Blessed Mother Marianne Cope was canonized by Pope Benedict XVI on Octboer 21, 2012.

The Hawaiian Islands were an independent kingdom when, in 1883, Mother Marianne Cope, the provincial of the Franciscan Sisters of Syracuse, New York, was asked to send sisters to care for the Islands’ sick poor, particularly the victims of Hansen’s disease. She answered, “I desire to accept this work in the name of the great Saint Francis.” That year, she personally led the first group of six sisters to Hawaii.

Born in Germany, on January 23, 1838, Cope immigrated with her parents to Utica, New York, and in 1862, joined the Franciscan sisters in Syracuse, only two years after they were established as an independent branch of the Franciscan Sisters of Philadelphia. In 1877, she became the second mother provincial of the Syracuse sisterhood.

Mother Marianne never returned to Syracuse; she remained in the Islands for the rest of her life. During the first five years, under her guidance, twelve of her sisters cared for adults and their female children in Honolulu and Wailuku, Maui.

In November 1888, before the death of the heroic Father Damien de Veuster, Mother Marianne went to Molokai to take charge of Bishop Home for women and girls. After Damien’s death, she was responsible for the holy priest’s Boys’ Home (later renamed Baldwin Home). When in 1895, its buildup being accomplished, she suggested that Brothers be invited to take over teaching the boys skills.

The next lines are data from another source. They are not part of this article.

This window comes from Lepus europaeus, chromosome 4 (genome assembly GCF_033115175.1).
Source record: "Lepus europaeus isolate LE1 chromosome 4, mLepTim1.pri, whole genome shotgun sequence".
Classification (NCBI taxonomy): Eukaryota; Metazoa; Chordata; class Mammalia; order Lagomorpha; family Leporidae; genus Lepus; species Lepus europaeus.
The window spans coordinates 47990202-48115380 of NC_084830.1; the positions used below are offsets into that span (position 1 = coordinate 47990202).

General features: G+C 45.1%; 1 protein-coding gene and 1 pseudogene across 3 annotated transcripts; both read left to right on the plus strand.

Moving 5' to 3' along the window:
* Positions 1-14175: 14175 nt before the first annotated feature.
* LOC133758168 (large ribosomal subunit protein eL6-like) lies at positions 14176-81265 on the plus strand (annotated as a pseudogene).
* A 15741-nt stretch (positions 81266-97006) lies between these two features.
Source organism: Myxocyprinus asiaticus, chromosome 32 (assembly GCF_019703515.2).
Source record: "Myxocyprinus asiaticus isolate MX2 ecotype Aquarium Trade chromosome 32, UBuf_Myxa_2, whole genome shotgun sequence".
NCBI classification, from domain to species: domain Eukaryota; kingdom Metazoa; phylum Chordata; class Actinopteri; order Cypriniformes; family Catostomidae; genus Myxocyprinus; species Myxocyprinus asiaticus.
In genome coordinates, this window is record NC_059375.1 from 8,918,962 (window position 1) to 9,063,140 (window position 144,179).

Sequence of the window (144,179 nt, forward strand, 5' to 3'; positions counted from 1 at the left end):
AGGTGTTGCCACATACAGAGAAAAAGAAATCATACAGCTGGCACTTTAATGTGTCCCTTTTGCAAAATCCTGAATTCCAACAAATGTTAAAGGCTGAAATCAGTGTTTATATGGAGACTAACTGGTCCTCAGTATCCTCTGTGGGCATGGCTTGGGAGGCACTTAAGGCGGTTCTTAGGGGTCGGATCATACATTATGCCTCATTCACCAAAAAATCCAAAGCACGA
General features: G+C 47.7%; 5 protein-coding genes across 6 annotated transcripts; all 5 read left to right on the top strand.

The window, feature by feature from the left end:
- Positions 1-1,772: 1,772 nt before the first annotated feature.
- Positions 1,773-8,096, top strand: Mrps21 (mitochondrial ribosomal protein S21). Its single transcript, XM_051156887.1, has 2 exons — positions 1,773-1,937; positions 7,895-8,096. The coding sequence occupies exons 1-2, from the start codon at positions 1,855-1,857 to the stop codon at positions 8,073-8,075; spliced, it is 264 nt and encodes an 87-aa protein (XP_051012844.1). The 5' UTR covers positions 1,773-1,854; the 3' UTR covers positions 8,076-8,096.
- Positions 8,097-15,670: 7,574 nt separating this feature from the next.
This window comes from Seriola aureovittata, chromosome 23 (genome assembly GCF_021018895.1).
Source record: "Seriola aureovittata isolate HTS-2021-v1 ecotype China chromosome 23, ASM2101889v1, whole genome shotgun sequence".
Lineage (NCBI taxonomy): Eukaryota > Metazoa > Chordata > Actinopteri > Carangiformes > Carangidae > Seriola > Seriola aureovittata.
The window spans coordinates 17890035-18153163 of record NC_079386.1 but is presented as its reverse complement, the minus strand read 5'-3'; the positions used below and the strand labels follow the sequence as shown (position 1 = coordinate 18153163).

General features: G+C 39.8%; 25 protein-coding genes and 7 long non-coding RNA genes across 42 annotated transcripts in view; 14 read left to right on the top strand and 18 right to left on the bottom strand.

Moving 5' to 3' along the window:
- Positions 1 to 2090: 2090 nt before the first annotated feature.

Mother Marianne was eighty years old when she died on August 9, 1918. Her early resting place at Kalaupapa is marked by a high pedestal, surmounted by a statue of Saint Francis embracing the crucified Savior. In 2005, her earthly remains were removed to a shrine at the Motherhouse of the Sisters of Saint Francis in Syracuse, New York.

In 1974, the Sacred Congregation for the Causes of Saints granted the Franciscan Sisters of Syracuse permission to gather and submit preliminary research on the life and virtues of Mother Marianne. In 1980, Bishop John Scanlan of Honolulu appointed a historical commission—along with consultants—to collect all available documents concerning Mother Marianne, especially her writings, for submission to Rome, a major step toward her beatification. Pilgrimage & Exile, the fruit of this careful research, is the inspiring story of a great and holy woman, who lived a life of extraordinary dedication, sacrifice, and faith. The “beloved mother of outcasts,” Mother Marianne Cope, was proclaimed Blessed under the Pontificate of Pope Benedict XVI on May 14, 2005.

Authors: Sister Mary Laurence Hanley, O.S.F. and O.A. Bushnell